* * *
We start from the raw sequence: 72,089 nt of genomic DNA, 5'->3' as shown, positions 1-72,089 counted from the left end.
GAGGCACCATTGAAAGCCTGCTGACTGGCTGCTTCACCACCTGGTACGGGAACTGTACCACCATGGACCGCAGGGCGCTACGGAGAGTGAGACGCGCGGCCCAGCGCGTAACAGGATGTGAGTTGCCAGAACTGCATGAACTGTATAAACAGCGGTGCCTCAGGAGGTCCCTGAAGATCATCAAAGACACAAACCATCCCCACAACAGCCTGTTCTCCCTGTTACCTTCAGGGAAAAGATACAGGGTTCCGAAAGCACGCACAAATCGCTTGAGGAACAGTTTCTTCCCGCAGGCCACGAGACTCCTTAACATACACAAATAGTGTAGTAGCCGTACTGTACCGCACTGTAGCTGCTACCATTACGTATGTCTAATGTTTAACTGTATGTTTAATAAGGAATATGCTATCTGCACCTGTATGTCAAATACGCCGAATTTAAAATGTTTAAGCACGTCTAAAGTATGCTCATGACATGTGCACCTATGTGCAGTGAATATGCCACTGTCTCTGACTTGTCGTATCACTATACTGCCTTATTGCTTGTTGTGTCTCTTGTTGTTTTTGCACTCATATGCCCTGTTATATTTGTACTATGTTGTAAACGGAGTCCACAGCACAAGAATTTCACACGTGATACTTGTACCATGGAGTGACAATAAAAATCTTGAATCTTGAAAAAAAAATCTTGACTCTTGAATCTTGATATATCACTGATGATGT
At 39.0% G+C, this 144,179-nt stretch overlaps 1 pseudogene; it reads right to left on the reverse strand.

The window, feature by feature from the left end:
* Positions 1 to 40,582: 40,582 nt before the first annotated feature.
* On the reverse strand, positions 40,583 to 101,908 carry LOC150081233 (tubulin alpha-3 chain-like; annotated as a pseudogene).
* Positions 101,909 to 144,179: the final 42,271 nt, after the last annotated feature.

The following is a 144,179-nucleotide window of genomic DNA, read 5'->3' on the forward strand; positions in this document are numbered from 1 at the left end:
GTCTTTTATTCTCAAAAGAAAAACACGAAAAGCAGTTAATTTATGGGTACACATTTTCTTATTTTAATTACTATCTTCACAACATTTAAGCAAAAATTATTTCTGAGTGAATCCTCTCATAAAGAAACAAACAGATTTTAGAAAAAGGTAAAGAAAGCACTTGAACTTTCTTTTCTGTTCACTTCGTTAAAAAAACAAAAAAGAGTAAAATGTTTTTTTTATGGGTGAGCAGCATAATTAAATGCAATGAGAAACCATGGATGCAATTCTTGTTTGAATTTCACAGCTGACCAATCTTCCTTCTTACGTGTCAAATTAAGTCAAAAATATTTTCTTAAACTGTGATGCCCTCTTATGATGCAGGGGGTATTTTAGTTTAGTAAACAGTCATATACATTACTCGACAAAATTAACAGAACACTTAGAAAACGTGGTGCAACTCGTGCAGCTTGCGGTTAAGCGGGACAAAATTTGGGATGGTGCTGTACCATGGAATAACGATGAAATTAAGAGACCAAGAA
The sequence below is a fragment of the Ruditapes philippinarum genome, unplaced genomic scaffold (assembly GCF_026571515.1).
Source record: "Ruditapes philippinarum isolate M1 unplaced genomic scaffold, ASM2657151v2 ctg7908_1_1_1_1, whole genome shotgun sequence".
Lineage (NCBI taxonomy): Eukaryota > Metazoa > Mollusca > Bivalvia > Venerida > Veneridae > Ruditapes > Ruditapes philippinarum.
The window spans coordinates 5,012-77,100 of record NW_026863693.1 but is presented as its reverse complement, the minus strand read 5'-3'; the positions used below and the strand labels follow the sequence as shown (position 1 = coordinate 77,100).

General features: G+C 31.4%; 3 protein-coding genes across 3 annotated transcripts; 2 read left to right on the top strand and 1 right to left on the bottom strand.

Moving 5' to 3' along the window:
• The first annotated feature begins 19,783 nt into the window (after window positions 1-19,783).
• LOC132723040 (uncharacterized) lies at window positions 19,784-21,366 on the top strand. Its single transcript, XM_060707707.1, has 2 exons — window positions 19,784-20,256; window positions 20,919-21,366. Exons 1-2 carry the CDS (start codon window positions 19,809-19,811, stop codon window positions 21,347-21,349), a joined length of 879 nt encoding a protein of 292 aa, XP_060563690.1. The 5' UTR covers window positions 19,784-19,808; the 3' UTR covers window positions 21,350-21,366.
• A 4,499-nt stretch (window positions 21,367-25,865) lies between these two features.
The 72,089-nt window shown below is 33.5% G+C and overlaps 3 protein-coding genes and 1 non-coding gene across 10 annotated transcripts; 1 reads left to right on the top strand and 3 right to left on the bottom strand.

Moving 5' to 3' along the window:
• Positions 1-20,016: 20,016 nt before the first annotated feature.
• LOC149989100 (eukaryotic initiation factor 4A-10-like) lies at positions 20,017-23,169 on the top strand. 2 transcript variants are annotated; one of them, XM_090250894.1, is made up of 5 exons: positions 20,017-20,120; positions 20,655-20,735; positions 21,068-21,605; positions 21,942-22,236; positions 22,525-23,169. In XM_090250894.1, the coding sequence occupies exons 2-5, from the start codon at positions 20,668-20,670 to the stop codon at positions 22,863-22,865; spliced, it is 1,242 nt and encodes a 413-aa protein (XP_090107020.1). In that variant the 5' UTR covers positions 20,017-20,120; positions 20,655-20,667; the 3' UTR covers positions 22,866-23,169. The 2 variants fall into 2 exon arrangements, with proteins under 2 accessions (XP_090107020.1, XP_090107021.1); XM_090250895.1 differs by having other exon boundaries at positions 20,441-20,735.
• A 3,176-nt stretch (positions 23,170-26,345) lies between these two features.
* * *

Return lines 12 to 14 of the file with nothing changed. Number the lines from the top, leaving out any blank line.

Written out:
Lineage (NCBI taxonomy): Eukaryota > Metazoa > Mollusca > Bivalvia > Venerida > Veneridae > Ruditapes > Ruditapes philippinarum.
The window spans coordinates 5,012-77,100 of record NW_026863693.1 but is presented as its reverse complement, the minus strand read 5'-3'; the positions used below and the strand labels follow the sequence as shown (position 1 = coordinate 77,100).

General features: G+C 31.4%; 3 protein-coding genes across 3 annotated transcripts; 2 read left to right on the top strand and 1 right to left on the bottom strand.